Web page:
If you are looking to acquire stamps valued by a catalog that uses reference values, you must first find out what the standard discount for that catalog is. If you paid full catalog value from a reference value catalog, you probably paid too much.
For example, the 200-piaster green and black Sultan Mohammed V stamp, Turkey Scott 270, shown in Figure 3, has a Scott catalog value of $550 in unused, hinged condition and in a VF grade.
The same stamp is listed in the 2003-04 German-language Michel Europe Catalog, Vol. 4, South Europe, as No. 245 and is valued in the same condition and grade at €1,000.
The exchange rate for the euro stood at $1 to €1.112 in September 2003, when the Michel catalog was published, so the Michel catalog value for the stamp equates to $1,112.
Although catalog values in foreign currencies will always be affected by exchange-rate fluctuations, as you can see from this comparison, the Michel catalogs use reference values, not retail values.
The lack of a direct connection between reference catalog values and the retail marketplace was starkly illustrated by the remarks of Albertino de Figueiredo, president of the Afinsa Group, in the No. 84 (2003) issue of Flash, the journal of the International Federation of Philately (FIP).
The Spanish-based Afinsa Group publishes the Domfil line of catalogs and owns major stakes in various high-profile auction firms and in new-issue selling.
The cover of a Domfil Europa CEPT Thematic Stamp Catalogue is shown in Figure 4.
In his editorial, De Figueiredo said that one of a catalog publisher's key responsibilities is to "resist temptation" and "abstain from lowering prices."
De Figueiredo said: "The reduction of stamp prices has a devastating affect – it removes value from both dealers' stocks and from collectors' holdings. We must not forget that a stamp collector is also an investor . . . stamps have interesting financial returns and they can be used to solve financial problems without having to turn to bank loans or mortgages. On the contrary, we should ensure that prices rise."
Further, de Figueiredo states that such a policy "creates loyalty among collectors and remunerates dealers appropriately."
One of the facts of life of the retail marketplace is that prices sometimes go up and they sometimes go down.
This philosophy of setting catalog values differs markedly from that of the Scott catalog editors, whose primary goal is to reflect the reality of the marketplace.
If a catalog publisher is dedicated to the proposition that his catalog values will never go down, then they obviously are not a reflection of the retail market.
I don't mean to imply that catalog publishers who use the reference value system are being underhanded. I do mean to say that it is a different system, and collectors should understand the system before they attempt to use it.
If you are buying stamps from a dealer who bases his prices on a reference-value catalog, it is always a good idea to check his prices against Scott to see where they stand.
Many country catalogs list and value stamps that are not listed and valued by Scott. In those cases, direct comparisons are not possible. But you can average the differences from several other items that are listed by both catalogs to get a good idea of the discount percentage that applies to the catalog, and use that percentage to check the prices for items not listed by Scott.
Okay, collectors, come on down for a philatelic installment of The Price Is Right.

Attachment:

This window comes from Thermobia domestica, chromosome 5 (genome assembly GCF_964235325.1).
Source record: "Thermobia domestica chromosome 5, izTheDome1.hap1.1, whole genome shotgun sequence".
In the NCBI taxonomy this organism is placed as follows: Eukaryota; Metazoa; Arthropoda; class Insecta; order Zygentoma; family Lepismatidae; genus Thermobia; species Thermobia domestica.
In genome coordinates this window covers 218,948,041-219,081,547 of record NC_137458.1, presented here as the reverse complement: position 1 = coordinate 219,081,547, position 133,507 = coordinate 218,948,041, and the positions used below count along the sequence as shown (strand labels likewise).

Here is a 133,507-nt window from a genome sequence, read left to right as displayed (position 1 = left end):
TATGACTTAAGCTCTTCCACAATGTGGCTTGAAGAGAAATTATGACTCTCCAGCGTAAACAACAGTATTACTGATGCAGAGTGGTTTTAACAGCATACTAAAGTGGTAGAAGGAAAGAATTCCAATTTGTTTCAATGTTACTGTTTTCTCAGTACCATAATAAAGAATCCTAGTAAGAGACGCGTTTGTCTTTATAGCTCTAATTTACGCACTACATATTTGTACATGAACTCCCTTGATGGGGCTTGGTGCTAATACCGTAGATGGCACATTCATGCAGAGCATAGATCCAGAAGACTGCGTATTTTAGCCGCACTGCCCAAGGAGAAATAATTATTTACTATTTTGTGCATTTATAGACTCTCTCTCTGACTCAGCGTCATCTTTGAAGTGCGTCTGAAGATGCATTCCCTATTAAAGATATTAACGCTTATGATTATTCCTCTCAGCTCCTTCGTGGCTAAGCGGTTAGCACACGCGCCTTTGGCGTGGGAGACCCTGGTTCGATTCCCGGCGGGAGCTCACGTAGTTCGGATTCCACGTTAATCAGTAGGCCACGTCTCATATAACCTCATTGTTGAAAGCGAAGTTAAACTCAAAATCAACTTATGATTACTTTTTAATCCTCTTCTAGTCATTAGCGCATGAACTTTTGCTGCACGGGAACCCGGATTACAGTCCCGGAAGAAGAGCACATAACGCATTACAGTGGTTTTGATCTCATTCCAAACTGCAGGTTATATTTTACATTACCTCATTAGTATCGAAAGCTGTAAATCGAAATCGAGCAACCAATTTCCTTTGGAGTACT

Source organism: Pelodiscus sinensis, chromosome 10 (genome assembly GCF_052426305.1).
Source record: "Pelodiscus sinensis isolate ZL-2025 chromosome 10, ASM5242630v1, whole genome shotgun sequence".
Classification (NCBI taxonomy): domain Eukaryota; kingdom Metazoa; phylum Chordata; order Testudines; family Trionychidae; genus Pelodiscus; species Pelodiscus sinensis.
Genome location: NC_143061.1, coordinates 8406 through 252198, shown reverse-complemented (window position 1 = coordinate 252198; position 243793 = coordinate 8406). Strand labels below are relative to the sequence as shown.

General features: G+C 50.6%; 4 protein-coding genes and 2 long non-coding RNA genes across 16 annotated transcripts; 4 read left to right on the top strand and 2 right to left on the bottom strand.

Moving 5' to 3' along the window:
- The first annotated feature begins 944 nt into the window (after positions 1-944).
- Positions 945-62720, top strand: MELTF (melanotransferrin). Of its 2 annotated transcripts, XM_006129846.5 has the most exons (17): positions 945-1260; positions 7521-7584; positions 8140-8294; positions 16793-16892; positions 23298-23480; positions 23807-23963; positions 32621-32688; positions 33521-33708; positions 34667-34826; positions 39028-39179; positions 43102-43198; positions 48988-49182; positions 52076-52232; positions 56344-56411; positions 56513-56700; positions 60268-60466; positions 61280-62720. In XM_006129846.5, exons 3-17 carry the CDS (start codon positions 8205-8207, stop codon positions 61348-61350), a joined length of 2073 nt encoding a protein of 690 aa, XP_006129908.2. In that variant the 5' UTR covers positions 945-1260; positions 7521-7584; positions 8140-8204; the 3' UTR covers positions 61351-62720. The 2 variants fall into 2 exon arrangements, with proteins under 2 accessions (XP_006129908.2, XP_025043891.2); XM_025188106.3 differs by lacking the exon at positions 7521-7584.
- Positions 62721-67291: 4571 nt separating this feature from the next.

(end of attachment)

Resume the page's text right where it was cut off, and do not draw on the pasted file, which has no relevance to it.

The VF, unused Korean 1-won Yin Yang stamp, Scott 32, shown in Figure 5, has a Scott catalog value of $750 and a Michel catalog value of €1,110.
How much would you expect to pay for it in a retail transaction with a stamp dealer?
July 30, 2015 08:04 PMIn the Editor’s Insights columns in the July 20 Linn’s Stamp News monthly and the Aug. 10 weekly Linn’s, I mentioned Linn’s Editorial Advisory Board without giving too much detail. Linn’s goal is to engage its audience both in print and online and to grow this audience. The role of the newly formed Linn’s Editorial Advisory Board is to assist us achieving these goals by keeping us focused on the needs of our audience and helping us adapt to today’s market. Read More ›
July 30, 2015 09:01 AMAs in previous years, Rarities Week, the series of sales conducted June 22-26 by Robert A. Siegel Auction Galleries in New York, included several name sales as well as an assortment of notable items from around the world. The week kicked off with something of a do-over: a sizable assortment of better United States stamps and covers that had appeared in four previous sales, but whose winning bidder then failed to pay for them. Read More ›
July 23, 2015 04:35 PMThe Tieton, Wash., post office is a simple 1935 cement block building with a slat wood facade. Townsfolk in the agricultural community of 1,200 in central Washington believe the post office could become a landmark, if only the United States Postal Service would allow them to cover the front with a stamp-like mosaic. Read More ›
July 23, 2015 03:11 PMThe American Philatelic Society will host the nation’s largest annual stamp exhibition Aug. 20-23. The show will take place at the DeVos Place Convention Center, 303 Monroe Ave. NW, Grand Rapids, Mich. Read More ›
Watch as Scott catalog senior editor Marty Frankevicz discusses the largest souvenir card produced by the Bureau of Engraving and Printing. The card is one of three issued to honor the centenary of San Francisco’s Panama-Pacific International Exposition.
Watch as Linn’s Stamp News associate editor Michael Baadke discusses Canada’s recently recalled $1.20 Dinosaur Provincial Park stamps featuring inaccurately described Hoodoo rock formations.
Watch as Linn’s Stamp News editorial director Donna Houseman discusses the discovery of another pane of the intentionally created upright variety of the $2 Jenny Invert stamp.
Chad Snee discusses the recent sale of the glass locket containing the famed 1918 Jenny Invert airmail error stamp.
It is always a treat to get to see stamp dealers’ own collections.
In the recently concluded Linn’s United States Stamp Popularity Poll, the Circus Posters set of eight stamps was chosen as the overall favorite issue of 2014.
Dispersal of the splendid Daniel B. Curtis collection continued March 25, with Robert A. Siegel Auction Galleries gaveling items from United States back-of-the-book and possessions.
The 175th anniversary of the first postage stamp, Great Britain's Penny Black, is May 6, but the stamp was placed on sale May 1, 1840, for mailers to use beginning on May 6, the designated issue date.